(Because for the most part senior year English class was simply our teacher going on wildly for long stretches of time and not about Dante or his companion Virgil but just about the kinds of sufferings the fallen were experiencing at each particular stage and didn’t we think they were apt punishments not just symbolically but in light of the present moment, didn’t it starkly reify the painful potential of sin? When he’d show us movies I’d just repeat “the specter of death, the specter of death, the specter of death” over and over again to myself, trying not to nap during the clear instances of apotheosis in Cool Hand Luke or Being There, when right after the last scene, after Peter Sellers, playing a shut-in, developmentally stunted gardener, leaves a funeral and proceeds to walk right across a small lake, our teacher paused it with the credits about to roll and stood in front of the set, stood in front of us, maybe, in the dead center of the classroom, because the classroom was in the round, with all of us damp in that late-afternoon way because it was May and humid and the school was in part funded by the parish, and he said  “would you accept Jesus Christ into your heart truly and honestly if he came back and he was a retarded person? This is what we have been driving to, this is what we have been driving to all class is the struggle of this message: would you accept Jesus Christ into your heart, even if he were mentally retarded?” I wanted to cry. I was crying a lot, almost recreationally at the time, dutifully going through with it, taking breaks to do it in the stalls after witnessing some fucked up proposition take place between underclassmen, anything, and it would all really get me turned on that I was so overwhelmed by anything, not a serious arousal, just the kind of pleasure one already gets from crying, a need bleeding into a need, even if the need frightened me, because why experience something which—albeit uncomfortable—had really nothing to do with me as if it deeply and critically involved me? Why be selfish, why be a locus when the one true locus was nailed to all the walls, so to speak? Why this and not my peer’s interest in accessing substances or sexual partners? After all, maybe our English teacher was Jesus Christ and just could not get around to figuring it out for himself, meaning my shame of him was a shame of the Lord. Maybe some huge anomalous spiritual glitch had occurred with regard to how these things are supposed to go such that Jesus did come back as a tall bearded man very tripped up in speculative theology. I had every opportunity to twist the crying into something worse, for instance when the school would hold the sacrament of reconciliation on the gym floor with a smattering of priests seated next to empty metal fold out chairs in the near-darkness, candles on music stands, and usher in the successive classes to sit on the bleachers and contemplate the body before choosing a vessel of forgiveness I could have done lots of self-serving and deeply therapeutic crying. Instead, I sat at the top row with the evangelist kid and sort of glazed over, trying to trace the meaning in the bowed heads nodding as the cross signed over them, trying to see the transgressions entailed by all human gesture.)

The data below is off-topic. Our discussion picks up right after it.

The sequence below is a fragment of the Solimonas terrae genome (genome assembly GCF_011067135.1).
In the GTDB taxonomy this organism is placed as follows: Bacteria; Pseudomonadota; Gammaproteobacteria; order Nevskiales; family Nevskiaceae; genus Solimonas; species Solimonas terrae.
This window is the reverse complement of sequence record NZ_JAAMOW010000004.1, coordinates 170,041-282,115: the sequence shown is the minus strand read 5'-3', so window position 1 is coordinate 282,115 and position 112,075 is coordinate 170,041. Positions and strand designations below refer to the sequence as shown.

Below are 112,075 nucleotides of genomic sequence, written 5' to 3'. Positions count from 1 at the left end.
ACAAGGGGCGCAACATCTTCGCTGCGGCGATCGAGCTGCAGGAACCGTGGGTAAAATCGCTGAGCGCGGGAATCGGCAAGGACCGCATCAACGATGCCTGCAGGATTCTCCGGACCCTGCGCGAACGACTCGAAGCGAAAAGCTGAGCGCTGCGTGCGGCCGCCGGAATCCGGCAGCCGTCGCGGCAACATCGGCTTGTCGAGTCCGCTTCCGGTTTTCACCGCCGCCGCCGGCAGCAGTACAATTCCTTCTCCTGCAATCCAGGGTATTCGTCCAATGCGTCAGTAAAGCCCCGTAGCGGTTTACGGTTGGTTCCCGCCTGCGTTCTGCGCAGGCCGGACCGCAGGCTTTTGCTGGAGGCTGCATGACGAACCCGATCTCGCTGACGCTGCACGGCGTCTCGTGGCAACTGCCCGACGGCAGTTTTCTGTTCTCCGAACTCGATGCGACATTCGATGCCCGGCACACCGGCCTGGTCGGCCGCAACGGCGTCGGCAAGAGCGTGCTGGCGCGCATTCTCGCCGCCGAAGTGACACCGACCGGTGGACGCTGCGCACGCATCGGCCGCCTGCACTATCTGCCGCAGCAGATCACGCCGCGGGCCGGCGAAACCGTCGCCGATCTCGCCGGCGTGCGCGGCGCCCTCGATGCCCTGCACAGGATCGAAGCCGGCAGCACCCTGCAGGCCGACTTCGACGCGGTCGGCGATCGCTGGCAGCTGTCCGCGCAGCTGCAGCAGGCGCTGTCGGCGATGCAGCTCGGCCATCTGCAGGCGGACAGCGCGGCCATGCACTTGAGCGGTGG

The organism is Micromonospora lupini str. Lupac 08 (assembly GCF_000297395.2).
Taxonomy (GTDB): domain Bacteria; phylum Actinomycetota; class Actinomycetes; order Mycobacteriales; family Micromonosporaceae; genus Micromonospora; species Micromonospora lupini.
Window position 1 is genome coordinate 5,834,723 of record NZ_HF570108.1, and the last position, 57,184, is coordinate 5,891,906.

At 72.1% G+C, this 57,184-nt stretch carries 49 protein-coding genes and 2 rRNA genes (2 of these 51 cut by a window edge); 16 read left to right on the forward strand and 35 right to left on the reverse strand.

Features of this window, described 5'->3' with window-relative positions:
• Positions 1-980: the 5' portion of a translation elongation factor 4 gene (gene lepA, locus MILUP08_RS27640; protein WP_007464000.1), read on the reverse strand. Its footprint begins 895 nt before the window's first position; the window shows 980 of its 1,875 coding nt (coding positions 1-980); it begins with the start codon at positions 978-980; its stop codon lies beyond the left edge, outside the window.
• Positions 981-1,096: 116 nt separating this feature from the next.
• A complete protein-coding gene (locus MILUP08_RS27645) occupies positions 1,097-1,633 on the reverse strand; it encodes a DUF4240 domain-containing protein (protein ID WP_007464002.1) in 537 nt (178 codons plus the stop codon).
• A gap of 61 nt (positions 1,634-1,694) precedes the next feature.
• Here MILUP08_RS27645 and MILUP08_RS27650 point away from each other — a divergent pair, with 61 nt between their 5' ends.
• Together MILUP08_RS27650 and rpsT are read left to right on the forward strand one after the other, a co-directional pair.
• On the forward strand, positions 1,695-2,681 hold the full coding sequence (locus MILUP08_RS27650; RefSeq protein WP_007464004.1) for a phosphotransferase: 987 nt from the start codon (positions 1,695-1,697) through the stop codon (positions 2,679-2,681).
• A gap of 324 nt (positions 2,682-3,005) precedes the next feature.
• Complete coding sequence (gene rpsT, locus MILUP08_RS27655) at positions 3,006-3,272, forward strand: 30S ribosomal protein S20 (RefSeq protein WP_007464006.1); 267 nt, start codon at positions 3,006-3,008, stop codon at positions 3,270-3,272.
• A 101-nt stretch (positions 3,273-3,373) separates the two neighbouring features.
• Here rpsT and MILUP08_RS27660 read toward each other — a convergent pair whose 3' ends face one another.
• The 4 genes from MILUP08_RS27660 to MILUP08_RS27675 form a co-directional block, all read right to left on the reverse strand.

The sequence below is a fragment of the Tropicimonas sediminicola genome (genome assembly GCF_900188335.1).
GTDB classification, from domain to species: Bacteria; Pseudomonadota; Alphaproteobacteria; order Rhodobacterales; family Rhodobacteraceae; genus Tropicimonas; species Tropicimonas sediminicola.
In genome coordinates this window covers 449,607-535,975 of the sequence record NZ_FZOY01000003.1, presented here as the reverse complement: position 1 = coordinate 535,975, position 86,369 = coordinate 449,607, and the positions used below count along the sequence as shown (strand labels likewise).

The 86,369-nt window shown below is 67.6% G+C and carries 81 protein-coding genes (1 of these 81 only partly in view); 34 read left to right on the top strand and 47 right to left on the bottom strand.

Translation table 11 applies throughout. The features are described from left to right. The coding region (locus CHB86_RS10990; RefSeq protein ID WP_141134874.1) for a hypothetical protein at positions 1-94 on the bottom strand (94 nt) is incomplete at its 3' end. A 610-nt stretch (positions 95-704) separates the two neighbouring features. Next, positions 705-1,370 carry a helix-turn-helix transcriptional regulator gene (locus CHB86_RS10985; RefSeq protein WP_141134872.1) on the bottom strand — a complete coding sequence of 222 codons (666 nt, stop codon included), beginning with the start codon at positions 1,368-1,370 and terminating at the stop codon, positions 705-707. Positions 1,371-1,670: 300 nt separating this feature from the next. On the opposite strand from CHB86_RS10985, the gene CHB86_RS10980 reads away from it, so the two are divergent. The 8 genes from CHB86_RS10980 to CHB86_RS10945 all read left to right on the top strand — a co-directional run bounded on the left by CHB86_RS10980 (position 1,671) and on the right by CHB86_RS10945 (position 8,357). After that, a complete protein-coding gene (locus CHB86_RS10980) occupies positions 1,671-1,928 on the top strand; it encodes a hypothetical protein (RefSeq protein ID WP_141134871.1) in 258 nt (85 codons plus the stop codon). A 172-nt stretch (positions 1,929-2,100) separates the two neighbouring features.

The tow truck was designed for larger vehicles and came at dawn. Peter and I tried to make small talk with the driver about the mountains. I said they looked static and unreal and after awhile he replied “sure.” He mentioned he was almost out of gas and would need to stop and then disappeared inside a Flying J for twenty minutes while Peter and I sat in the truck’s cab saying nothing to each other.  The world where respect is reciprocated, the ideal and strived-for world of equity toward all others, is and will always be routinely belied by our casual everyday disparagement of friends and complete strangers to other friends and other complete strangers. I imagine this is how sweet and clear life isn’t for others but, what can I say, I grew up here. There is a stench to this world that predates the body, predates rot. Did it begin with the dust rising in the low winds over the cracked metaloid valleys of the adolescent planet’s sole continent, the pools of standing fluid bubbling audibly in a middle-distance? It had all that time to think about it. Dominus meaning near literally “lord of the house,” Domine, the vocative case, addressing “Lord (later, God),” domus meaning “house.” Language always impolitic. I guess at most I have tried to stay out of this, but to stand back now is the trick of the denominator.  The garage called our second morning in Denver and told Peter the car was effectively totaled and he yelled. Intense emotive experiences exhibited by males in the stages of extended adolescence take on the air of ego performance. Someone you are staying with lends you a red Japanese crossover. You have sushi and buy scalped tickets to an NBA game. Later there was a party at the house where Peter and I were staying and toward the morning several men, including Peter, huddled close to the door of a bedroom where two other people were loudly fucking. All the men outside of the door were, well, they were giggling. It occurs to me that the history of touch cannot be redacted beyond being removed from the historical record or lost to cognitive distortion. I’m trying to remember cocaine. To ask if those were human faces is how I will miss the point.  You look for Allen Iverson during the pregame warm-ups. You think maybe he is injured, then remember that Allen Iverson sometimes does not and should not need to attend warm-ups. I was standing on the other side of the couch. When I try to think of my expression all I can picture is a bad ghost or the foaming, vestigial flesh of a whale lapping along the surf like a sign of no coming forgiveness, like tens of thousands of walrus forced to beach. Bobby Fischer dies a racist with an alien’s passport, having found asylum in Iceland. His last words are “nothing is as healing as the human touch.”  It is probably beneficial to believe in the spirituality of animals because then when a dog licks you or the pony nuzzles you it is actually like a god or the god is licking you or nuzzling you. For whatever reason it unsettles me—our failure to secure a logic underpinning the persistence of any object through time, that there weren’t any animals at that house Peter took me to in Denver. Most saliva is mildly antiseptic, they say. Wash it all over my face.

 

image: Harry Benson